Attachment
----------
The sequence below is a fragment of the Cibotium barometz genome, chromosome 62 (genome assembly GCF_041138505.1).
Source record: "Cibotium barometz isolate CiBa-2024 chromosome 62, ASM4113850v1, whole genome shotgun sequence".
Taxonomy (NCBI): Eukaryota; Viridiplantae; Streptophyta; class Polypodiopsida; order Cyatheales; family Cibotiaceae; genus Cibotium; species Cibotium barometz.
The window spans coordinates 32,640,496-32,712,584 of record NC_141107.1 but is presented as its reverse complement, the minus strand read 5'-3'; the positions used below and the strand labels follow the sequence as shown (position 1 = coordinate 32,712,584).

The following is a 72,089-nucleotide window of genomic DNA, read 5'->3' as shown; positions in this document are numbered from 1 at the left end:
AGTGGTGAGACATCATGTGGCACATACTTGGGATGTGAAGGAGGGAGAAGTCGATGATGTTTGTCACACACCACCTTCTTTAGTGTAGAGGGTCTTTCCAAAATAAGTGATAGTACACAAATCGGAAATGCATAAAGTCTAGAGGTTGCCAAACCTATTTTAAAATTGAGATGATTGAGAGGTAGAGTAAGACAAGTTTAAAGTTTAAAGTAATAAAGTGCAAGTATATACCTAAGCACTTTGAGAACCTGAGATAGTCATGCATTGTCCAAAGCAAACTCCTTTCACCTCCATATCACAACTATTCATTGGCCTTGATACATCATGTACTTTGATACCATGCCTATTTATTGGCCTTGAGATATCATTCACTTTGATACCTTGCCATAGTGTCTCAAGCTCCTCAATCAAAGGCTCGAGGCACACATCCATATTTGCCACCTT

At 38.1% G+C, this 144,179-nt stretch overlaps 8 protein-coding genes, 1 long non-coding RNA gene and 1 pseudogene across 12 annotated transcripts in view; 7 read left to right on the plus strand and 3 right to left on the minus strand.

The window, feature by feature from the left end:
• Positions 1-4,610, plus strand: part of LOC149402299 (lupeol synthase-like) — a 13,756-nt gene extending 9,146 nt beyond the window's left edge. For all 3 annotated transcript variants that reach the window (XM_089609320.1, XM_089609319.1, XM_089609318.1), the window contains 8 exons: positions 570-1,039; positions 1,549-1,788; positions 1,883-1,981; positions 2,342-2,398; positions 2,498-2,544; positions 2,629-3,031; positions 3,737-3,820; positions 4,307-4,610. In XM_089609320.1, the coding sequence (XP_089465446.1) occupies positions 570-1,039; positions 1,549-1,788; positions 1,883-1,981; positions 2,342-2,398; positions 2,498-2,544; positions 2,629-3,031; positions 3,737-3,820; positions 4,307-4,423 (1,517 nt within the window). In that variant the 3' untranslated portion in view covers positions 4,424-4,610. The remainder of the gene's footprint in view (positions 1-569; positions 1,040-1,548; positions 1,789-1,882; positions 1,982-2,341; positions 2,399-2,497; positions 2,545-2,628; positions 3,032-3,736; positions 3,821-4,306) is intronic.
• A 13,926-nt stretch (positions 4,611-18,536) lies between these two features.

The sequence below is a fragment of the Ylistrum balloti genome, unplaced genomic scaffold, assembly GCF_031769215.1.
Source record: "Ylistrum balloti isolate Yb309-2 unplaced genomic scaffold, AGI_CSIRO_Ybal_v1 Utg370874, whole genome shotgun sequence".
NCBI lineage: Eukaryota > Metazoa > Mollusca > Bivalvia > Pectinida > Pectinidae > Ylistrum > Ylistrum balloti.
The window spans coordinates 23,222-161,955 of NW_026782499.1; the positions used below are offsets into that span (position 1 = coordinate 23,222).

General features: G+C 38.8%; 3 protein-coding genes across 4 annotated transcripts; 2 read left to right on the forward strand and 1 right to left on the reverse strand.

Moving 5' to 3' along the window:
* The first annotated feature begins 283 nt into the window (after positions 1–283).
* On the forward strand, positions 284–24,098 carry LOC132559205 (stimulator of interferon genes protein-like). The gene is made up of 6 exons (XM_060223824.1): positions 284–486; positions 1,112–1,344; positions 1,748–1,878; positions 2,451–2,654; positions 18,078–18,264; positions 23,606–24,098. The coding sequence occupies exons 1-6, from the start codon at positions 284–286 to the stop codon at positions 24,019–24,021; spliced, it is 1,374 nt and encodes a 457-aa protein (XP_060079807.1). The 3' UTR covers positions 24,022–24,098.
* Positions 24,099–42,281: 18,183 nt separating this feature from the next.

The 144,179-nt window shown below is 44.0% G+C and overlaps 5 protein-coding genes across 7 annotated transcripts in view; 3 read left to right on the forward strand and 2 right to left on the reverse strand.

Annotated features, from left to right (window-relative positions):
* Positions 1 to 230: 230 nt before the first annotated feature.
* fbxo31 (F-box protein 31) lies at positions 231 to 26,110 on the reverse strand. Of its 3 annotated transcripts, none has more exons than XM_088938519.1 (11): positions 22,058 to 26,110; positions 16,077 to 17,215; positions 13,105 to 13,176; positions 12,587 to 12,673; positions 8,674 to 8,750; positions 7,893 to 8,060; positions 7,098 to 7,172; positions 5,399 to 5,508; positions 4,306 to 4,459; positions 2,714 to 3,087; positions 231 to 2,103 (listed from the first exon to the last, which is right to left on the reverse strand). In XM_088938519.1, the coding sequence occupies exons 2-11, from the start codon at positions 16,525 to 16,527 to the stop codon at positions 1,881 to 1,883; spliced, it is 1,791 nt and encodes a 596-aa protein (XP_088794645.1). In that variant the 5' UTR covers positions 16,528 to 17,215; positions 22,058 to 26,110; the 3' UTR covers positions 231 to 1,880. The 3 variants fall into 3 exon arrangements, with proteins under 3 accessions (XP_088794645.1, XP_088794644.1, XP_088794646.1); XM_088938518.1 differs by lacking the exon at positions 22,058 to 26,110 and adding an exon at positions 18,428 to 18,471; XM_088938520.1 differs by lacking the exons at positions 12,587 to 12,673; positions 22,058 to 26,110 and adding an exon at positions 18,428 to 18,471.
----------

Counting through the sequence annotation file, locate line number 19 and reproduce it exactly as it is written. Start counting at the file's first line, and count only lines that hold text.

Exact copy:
* Positions 24,099–42,281: 18,183 nt separating this feature from the next.